As you might recall, the 1982 version of The Thing opens in a shroud of mystery. Two Norwegians are in a helicopter trying to shoot a dog. Then a grenade goes off. The story that unraveled in the next two hours, was — if you ask its cult fans — one of the best horror movies of all time. Now, almost 30 years later, audiences will get a chance to revisit the world of The Thing, but this time, they’ll learn The Thing‘s backstory in a prequel out this Friday. “There’s a lot of storytelling gold to be mined in that and that’s why I think this movie got it right, from the top down,” says one of its stars, Eric Christian Olsen, of NCIS: LA fame. “It pays homage to the type of storytelling they did in the ’80s, which was that slow burn. It wasn’t just that quick something jumps out and somebody’s got an axe and somebody decides to go wake-boarding naked. It’s storytelling thriller. It’s storytelling that leads you to a place where it’s about paranoia, it’s about betrayal, it’s about relationships. I think that’s much more universal.”
Horror is a genre Olsen has always found himself fascinated with — even when he was probably too young to be watching. Lucky for us, it also made him the perfect person with whom to revisit some of the best horror-thrillers of the ’80s. Below, EW walks through five particular movies that Olsen says left an impact on him — for better and for worse.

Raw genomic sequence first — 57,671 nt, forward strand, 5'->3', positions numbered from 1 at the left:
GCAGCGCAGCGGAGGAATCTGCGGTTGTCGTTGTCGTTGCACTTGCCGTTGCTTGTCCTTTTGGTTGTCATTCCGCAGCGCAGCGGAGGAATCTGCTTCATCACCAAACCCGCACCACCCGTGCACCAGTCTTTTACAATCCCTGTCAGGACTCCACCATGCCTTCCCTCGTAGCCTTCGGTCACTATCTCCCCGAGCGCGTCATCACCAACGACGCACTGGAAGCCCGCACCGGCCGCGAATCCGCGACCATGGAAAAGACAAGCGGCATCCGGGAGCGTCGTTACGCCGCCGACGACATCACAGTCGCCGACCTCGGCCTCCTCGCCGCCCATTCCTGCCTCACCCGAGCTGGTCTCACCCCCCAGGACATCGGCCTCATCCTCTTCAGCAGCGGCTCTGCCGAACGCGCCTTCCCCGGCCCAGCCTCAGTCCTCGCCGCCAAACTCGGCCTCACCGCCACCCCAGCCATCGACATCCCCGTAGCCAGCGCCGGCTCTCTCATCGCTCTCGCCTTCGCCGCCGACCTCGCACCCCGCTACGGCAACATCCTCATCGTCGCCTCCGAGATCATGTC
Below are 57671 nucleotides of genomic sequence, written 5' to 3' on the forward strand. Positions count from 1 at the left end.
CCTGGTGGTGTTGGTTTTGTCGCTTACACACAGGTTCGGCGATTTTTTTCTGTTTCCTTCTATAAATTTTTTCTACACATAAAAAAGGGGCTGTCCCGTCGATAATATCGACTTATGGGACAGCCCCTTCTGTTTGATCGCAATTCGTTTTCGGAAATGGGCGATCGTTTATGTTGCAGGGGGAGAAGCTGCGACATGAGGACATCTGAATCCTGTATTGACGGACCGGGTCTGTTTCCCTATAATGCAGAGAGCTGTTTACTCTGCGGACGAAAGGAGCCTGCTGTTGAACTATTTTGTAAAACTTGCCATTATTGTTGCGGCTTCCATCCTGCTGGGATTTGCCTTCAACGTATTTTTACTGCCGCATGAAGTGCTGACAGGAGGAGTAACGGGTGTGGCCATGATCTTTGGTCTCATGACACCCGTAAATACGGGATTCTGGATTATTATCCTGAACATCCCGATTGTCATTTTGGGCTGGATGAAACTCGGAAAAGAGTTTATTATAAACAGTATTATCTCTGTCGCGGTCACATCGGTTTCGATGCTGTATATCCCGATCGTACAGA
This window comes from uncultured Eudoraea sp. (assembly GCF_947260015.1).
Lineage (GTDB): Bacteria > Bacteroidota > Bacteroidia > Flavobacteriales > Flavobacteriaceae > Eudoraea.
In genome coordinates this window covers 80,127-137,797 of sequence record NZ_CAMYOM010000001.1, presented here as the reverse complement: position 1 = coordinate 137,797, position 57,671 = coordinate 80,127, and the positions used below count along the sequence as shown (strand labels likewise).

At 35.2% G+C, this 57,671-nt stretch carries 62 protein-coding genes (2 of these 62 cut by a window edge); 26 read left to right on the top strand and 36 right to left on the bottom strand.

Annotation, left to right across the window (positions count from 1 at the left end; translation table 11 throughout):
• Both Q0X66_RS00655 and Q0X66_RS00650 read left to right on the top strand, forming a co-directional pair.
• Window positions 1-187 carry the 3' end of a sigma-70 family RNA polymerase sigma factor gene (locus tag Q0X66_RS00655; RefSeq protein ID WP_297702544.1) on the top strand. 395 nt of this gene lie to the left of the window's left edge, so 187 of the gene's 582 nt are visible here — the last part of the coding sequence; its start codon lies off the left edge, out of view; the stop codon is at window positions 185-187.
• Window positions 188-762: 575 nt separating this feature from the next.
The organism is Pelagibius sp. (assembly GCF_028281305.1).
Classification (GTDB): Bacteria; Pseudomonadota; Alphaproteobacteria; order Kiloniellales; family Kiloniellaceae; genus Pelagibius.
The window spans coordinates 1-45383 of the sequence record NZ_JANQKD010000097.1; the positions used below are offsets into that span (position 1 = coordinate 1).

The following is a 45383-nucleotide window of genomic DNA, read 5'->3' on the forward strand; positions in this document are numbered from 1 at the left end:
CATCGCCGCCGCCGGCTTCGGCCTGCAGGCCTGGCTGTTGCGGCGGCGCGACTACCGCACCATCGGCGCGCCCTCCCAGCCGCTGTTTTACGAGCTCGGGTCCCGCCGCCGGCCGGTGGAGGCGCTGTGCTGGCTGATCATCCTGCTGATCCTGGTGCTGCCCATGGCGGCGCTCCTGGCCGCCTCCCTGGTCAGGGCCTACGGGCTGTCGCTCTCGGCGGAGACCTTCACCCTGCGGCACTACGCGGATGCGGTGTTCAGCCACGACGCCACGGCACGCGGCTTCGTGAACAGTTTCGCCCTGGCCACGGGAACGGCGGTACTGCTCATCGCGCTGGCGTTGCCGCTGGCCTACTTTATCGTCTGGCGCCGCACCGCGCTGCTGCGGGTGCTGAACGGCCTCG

The Thing (1982): “I think the first one we have to talk about is the actual Thing because that’s the one that I’ve most recently re-watched 10 times. I remember seeing it as a kid, and I think, for me, I respond to thrillers more than I do horror films. I think there are cheap thrills which is like you go around a corner and something jumps out but that goes just as quick as it came. And then there’s a kind of thriller — that’s a slow burn with rising tension and paranoia. That’s a different kind of scary, and those are my favorite kinds of film. I think The Thing is definitely a great example of that. By the time you get to the scene where they’re testing the blood with the wire to see who has been infected, you’re terrified. That movie, at that point, that’s master storytelling in the thriller genre. The first time I saw it I was terrified of that scene.”